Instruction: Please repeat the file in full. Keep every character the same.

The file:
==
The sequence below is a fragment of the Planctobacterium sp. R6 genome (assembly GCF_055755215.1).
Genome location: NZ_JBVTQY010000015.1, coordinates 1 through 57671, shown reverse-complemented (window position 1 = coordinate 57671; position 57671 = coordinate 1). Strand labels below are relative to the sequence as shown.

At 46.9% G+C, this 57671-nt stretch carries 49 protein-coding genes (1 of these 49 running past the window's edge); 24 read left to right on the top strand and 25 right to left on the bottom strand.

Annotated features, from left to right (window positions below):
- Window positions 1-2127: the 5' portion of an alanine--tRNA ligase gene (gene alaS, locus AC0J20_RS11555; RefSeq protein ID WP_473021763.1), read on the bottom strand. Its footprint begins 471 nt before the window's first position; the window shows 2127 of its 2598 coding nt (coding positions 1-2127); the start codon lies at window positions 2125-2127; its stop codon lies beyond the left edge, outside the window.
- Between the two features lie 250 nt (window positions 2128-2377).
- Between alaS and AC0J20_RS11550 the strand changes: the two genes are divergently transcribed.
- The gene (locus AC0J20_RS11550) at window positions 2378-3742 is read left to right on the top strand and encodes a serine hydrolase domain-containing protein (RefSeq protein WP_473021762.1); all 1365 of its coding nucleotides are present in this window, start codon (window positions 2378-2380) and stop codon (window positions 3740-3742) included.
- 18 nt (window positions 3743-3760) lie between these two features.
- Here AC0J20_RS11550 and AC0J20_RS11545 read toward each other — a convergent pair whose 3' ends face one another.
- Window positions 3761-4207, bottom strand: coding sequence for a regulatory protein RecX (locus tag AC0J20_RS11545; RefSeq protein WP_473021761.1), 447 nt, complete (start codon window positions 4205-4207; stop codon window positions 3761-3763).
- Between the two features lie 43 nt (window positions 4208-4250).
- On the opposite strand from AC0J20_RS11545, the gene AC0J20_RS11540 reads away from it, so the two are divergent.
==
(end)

The sequence below is a fragment of the Planctobacterium sp. R6 genome (assembly GCF_055755215.1).
Genome location: NZ_JBVTQY010000015.1, coordinates 1 through 57671, shown reverse-complemented (window position 1 = coordinate 57671; position 57671 = coordinate 1). Strand labels below are relative to the sequence as shown.

At 46.9% G+C, this 57671-nt stretch carries 49 protein-coding genes (1 of these 49 running past the window's edge); 24 read left to right on the top strand and 25 right to left on the bottom strand.

Annotated features, from left to right (window positions below):
- Window positions 1-2127: the 5' portion of an alanine--tRNA ligase gene (gene alaS, locus AC0J20_RS11555; RefSeq protein ID WP_473021763.1), read on the bottom strand. Its footprint begins 471 nt before the window's first position; the window shows 2127 of its 2598 coding nt (coding positions 1-2127); the start codon lies at window positions 2125-2127; its stop codon lies beyond the left edge, outside the window.
- Between the two features lie 250 nt (window positions 2128-2377).
- Between alaS and AC0J20_RS11550 the strand changes: the two genes are divergently transcribed.
- The gene (locus AC0J20_RS11550) at window positions 2378-3742 is read left to right on the top strand and encodes a serine hydrolase domain-containing protein (RefSeq protein WP_473021762.1); all 1365 of its coding nucleotides are present in this window, start codon (window positions 2378-2380) and stop codon (window positions 3740-3742) included.
- 18 nt (window positions 3743-3760) lie between these two features.
- Here AC0J20_RS11550 and AC0J20_RS11545 read toward each other — a convergent pair whose 3' ends face one another.
- Window positions 3761-4207, bottom strand: coding sequence for a regulatory protein RecX (locus tag AC0J20_RS11545; RefSeq protein WP_473021761.1), 447 nt, complete (start codon window positions 4205-4207; stop codon window positions 3761-3763).
- Between the two features lie 43 nt (window positions 4208-4250).
- On the opposite strand from AC0J20_RS11545, the gene AC0J20_RS11540 reads away from it, so the two are divergent.